A thirteen-mile long straight stretch of road in the Utah high desert
I’m showing my age a bit, but with apologies to 70s supergroup SuperTramp, I’ve titled this post after their famous song. I was actually in high school when it came out… It just seems appropriate given the length of the highway pictured stretching out seemingly to infinity.
As you might imagine the distance between population centers virtually anywhere in Nevada outside of Las Vegas is vast. It was not uncommon for us to drive stretches of highway where there was thirty, forty, or even fifty miles between towns. And, with few towns and relatively flat ground, the roads could be very, very straight. We finally started guessing how far it would be until we reached the next bend in the road and using the odometer to referee our guesses. As it turned out, parts of adjoining Utah were very similar.
This stretch of Utah state highway 21 was the longest stretch of straight road that we encountered. We started where the road disappears in the far distance and stopped just before a bend in the road immediately behind us in this image. That stretch of road was over thirteen miles long! While I was taking this series of shots, a car would appear and we would still literally have minutes to compose and shoot before the car came even remotely close to us. My only regret from this part of the trip was not having a supercar that we could have opened up to full throttle on these long, deserted stretches of road. Oh well. Maybe next time… Enjoy!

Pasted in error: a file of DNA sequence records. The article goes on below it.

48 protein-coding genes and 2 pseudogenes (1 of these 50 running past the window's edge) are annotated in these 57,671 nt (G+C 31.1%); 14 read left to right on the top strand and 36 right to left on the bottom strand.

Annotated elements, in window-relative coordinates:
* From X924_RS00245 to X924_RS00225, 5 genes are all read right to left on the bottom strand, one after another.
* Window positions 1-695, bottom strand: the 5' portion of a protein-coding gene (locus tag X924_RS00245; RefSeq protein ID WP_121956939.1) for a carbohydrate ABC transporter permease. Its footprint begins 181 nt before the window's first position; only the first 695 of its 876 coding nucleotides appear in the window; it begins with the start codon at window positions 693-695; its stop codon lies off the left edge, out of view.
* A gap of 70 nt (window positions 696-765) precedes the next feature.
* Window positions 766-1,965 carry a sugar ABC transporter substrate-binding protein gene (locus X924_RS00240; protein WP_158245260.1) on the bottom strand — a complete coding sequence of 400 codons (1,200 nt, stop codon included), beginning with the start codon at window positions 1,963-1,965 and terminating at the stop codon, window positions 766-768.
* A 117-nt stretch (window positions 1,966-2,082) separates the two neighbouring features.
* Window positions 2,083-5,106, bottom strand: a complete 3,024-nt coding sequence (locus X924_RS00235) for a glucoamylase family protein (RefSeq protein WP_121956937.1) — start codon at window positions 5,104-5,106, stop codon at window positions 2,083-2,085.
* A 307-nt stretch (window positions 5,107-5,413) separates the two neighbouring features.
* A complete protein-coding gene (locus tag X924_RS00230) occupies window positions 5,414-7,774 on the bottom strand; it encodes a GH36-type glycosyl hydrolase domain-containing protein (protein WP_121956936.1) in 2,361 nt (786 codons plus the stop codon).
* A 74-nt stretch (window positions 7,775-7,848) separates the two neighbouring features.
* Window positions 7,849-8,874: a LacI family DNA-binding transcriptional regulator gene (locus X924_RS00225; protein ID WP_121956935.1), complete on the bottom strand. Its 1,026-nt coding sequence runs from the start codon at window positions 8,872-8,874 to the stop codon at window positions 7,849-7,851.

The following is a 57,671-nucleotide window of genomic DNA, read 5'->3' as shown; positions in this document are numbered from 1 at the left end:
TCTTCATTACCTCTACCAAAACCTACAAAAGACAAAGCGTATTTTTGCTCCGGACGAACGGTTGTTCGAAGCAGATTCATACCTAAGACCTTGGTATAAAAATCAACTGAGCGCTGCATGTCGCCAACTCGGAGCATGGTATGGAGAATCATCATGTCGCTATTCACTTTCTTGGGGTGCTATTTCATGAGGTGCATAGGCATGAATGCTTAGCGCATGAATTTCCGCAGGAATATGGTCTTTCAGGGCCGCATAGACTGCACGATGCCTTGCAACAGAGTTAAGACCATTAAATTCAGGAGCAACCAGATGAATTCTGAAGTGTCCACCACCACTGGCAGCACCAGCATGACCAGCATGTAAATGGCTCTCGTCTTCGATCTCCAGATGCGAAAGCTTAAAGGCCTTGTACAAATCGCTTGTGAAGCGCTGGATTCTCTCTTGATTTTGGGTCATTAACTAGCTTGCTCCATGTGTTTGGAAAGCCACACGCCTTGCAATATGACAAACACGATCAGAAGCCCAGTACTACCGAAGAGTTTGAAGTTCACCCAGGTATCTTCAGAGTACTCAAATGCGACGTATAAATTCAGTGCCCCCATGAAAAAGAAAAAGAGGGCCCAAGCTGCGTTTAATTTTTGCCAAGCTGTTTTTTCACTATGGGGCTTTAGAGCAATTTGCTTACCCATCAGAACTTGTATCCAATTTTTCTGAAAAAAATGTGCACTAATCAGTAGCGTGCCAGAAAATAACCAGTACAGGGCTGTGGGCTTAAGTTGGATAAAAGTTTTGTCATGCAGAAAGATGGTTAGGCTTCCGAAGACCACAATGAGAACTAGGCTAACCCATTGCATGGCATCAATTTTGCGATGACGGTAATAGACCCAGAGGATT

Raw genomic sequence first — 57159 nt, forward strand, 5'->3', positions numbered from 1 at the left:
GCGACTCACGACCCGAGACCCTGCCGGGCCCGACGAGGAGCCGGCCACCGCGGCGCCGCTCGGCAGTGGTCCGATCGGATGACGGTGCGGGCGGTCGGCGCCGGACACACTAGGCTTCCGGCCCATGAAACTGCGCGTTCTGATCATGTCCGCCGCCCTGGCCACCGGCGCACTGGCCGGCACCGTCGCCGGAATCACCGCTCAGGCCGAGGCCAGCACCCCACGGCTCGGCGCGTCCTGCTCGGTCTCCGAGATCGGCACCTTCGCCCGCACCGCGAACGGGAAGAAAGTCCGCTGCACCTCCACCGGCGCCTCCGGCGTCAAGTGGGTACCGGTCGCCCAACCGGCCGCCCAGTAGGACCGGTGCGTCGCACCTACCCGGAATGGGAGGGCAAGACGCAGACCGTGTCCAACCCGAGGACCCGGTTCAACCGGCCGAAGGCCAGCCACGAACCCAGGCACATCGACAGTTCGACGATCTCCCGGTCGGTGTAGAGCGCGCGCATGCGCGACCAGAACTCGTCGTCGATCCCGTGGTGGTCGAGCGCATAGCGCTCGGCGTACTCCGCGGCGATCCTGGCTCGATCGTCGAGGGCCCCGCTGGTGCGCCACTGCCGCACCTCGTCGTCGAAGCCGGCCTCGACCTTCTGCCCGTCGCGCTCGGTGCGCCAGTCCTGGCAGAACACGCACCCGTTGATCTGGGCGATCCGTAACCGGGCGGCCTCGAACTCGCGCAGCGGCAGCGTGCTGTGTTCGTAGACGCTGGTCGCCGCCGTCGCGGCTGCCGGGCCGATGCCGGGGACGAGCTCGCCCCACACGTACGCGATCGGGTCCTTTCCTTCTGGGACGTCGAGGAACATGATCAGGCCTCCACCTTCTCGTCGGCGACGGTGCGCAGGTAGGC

The late afternoon light filters through clouds hanging over Great Basin National Park at sunset
I’ve probably mentioned my friend Tom over the last few years. The way I describe our relationship is that he is a hiker who enjoys photography and I’m a photographer that reluctantly agrees to hike when necessary to get a great shot. Tom and I have been friends since I was in college at Georgia State and he was matriculating at Georgia Tech.
One of Tom’s bucket list items is to visit every national park in the United States. So, in the last few years we have fallen into a rhythm of taking trips that incorporate a national park that he (and in most cases, I) have not visited before. That was the case this past fall when we planned a trip to Nevada, Utah, and Arizona to visit Great Basin National Park followed by various other sites in those states. To be honest, I had no real desire to visit Great Basin, but after some research it certainly seemed worth a look.
I don’t know if GBNP is the least visited national park or not, but it is certainly on the low end of the list. I believe that it averages 100,000 visitors per year. It’s certainly in an out of the way location. GBNP is located almost exactly halfway between Las Vegas and Salt Lake City. Even more telling the road that runs to the east and north of the park is literally labeled The Loneliest Road in America on Google Maps. It’s the kind of place that you can go quite a while without seeing another person.
On our first night in the park, we set up hoping for an epic sunset looking west toward the horizon. Unfortunately, the spot we picked didn’t have a great view to the horizon. And, conditions weren’t shaping up for a blazing show in the west at sunset. However, as I looked back east, some low lying clouds caught the right amount of light and were briefly a fairly intense shade of pink. I captured this image looking out toward Utah over the Great Basin. It may be a desolate part of the world, but it is certainly beautiful in its own was as well. Enjoy.